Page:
SACRAMENTO – Since 2014, there have been several attempts to repeal a cap that prohibits school districts from saving for a rainy day. Senate Bill 590, introduced by Senator John Moorlach (R-Costa Mesa), aimed once again to repeal the burdensome cap. Sacramento Democrats killed SB 590 in the Senate Education Committee last week.
Senator Moorlach will continue his efforts to repeal the cap by introducing a classroom protection amendment to SB 751 that gives locally elected school boards more discretion over their budgets so they can save for a rainy day.
This is a bipartisan issue. Sacramento Democrats and Republicans have agreed that capping reserves limits options for schools.
In a letter dated June 2015 addressed to then-Assembly Speaker Toni Atkins and Senate President pro Tem Kevin de León, 26 Sacramento Democrats – including Chair of the Senate Education Committee, Senator Ben Allen – agreed that “the current cap on school district reserves has potential for several negative impacts, including school districts paying higher interest…” Further, the letter stated that "higher interest rates result in taxpayers paying more and schools having less money.”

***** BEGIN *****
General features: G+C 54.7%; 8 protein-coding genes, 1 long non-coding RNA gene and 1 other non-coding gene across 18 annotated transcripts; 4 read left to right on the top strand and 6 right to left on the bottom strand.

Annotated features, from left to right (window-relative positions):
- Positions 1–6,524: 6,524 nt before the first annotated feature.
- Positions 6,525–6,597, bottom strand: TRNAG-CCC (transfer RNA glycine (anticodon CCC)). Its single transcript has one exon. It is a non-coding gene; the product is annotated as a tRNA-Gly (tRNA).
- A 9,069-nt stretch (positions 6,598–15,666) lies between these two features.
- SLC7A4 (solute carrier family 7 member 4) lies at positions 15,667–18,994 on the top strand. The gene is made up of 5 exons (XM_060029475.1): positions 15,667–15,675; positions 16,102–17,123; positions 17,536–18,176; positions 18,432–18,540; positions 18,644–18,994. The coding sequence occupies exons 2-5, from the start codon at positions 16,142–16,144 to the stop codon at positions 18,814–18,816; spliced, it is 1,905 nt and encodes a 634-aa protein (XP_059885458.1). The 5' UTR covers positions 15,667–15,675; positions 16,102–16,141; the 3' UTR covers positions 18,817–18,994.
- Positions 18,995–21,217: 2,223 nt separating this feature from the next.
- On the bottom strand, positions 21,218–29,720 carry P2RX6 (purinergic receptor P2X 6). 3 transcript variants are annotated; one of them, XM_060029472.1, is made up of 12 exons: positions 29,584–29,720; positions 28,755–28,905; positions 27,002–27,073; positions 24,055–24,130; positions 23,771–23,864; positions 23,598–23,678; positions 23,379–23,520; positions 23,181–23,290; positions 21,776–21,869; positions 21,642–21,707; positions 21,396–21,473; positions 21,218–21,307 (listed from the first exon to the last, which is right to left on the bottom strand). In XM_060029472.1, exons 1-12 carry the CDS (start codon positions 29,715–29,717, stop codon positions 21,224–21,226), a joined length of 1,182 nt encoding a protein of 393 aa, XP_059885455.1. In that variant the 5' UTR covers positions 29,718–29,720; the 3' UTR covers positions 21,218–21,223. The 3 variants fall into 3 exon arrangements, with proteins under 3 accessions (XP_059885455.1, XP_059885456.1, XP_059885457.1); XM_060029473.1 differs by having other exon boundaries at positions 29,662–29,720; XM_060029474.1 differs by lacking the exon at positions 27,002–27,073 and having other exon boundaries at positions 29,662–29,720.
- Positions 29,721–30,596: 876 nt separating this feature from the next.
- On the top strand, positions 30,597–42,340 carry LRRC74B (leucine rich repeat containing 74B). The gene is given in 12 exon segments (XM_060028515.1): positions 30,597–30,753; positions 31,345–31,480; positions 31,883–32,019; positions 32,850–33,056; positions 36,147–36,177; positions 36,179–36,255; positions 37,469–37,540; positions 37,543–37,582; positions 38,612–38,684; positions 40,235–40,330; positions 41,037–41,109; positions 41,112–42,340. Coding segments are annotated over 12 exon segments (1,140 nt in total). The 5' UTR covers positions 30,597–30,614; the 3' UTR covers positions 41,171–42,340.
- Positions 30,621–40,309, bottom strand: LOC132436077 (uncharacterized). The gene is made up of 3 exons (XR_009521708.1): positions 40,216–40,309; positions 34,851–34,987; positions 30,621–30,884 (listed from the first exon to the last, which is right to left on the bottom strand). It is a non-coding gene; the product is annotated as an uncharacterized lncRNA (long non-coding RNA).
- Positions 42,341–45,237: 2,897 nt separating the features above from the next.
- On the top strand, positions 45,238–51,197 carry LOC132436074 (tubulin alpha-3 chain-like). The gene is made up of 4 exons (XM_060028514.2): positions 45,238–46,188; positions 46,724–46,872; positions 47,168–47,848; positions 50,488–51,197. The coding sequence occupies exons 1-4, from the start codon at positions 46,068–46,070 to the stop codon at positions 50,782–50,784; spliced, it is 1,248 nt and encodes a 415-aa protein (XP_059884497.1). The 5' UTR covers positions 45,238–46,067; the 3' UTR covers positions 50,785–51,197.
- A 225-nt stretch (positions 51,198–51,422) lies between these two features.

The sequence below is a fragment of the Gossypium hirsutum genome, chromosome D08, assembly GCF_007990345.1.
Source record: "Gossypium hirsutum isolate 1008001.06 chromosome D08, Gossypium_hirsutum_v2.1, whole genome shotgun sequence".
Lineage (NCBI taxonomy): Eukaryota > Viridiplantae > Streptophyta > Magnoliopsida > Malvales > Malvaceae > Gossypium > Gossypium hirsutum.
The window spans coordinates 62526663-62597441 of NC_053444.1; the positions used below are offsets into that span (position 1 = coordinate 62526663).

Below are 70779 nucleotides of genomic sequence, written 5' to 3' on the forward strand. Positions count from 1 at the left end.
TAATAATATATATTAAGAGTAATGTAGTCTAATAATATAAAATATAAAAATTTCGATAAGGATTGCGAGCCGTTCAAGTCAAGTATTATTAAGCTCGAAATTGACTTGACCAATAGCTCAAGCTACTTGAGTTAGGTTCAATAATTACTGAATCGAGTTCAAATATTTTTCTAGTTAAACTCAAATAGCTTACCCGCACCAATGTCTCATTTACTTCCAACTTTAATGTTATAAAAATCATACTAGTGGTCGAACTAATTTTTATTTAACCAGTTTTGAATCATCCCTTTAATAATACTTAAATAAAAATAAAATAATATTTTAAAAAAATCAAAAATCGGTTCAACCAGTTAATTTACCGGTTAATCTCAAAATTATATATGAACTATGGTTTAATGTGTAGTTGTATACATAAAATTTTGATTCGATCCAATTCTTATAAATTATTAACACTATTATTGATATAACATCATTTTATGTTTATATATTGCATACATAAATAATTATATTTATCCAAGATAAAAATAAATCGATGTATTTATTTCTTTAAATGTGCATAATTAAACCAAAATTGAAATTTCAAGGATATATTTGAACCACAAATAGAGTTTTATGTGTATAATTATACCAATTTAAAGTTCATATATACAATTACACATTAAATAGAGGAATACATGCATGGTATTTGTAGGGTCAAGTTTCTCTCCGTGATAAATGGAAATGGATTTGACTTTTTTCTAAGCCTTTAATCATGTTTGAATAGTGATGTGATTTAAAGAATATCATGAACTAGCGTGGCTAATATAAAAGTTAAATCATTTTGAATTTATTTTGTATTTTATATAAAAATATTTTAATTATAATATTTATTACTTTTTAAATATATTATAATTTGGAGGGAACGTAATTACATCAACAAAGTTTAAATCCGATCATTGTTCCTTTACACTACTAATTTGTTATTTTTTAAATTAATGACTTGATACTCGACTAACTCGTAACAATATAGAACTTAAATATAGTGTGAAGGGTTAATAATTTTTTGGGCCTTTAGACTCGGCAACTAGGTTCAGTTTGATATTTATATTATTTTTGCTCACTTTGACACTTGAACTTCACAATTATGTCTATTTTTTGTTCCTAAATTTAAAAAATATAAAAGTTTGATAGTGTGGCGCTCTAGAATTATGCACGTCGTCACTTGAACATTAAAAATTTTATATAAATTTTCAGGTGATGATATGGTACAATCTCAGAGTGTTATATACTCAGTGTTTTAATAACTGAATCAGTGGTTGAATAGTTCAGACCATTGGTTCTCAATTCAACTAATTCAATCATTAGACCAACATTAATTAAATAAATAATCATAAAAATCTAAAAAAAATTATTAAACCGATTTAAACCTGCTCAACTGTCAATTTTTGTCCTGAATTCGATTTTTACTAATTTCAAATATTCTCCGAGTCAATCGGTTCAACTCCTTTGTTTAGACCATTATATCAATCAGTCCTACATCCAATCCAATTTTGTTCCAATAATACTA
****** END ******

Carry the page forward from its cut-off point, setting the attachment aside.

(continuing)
The letter went on to state that "the cap leaves school districts more vulnerable to insolvency during economic downturns by forcing them to maintain inadequate reserves.”
Earlier this year Democrat State Superintendent of Public Instruction Tom Torlakson weighed in on this issue in a budget hearing stating his opposition to the cap on school district reserves.
Read the full June 2015 letter here.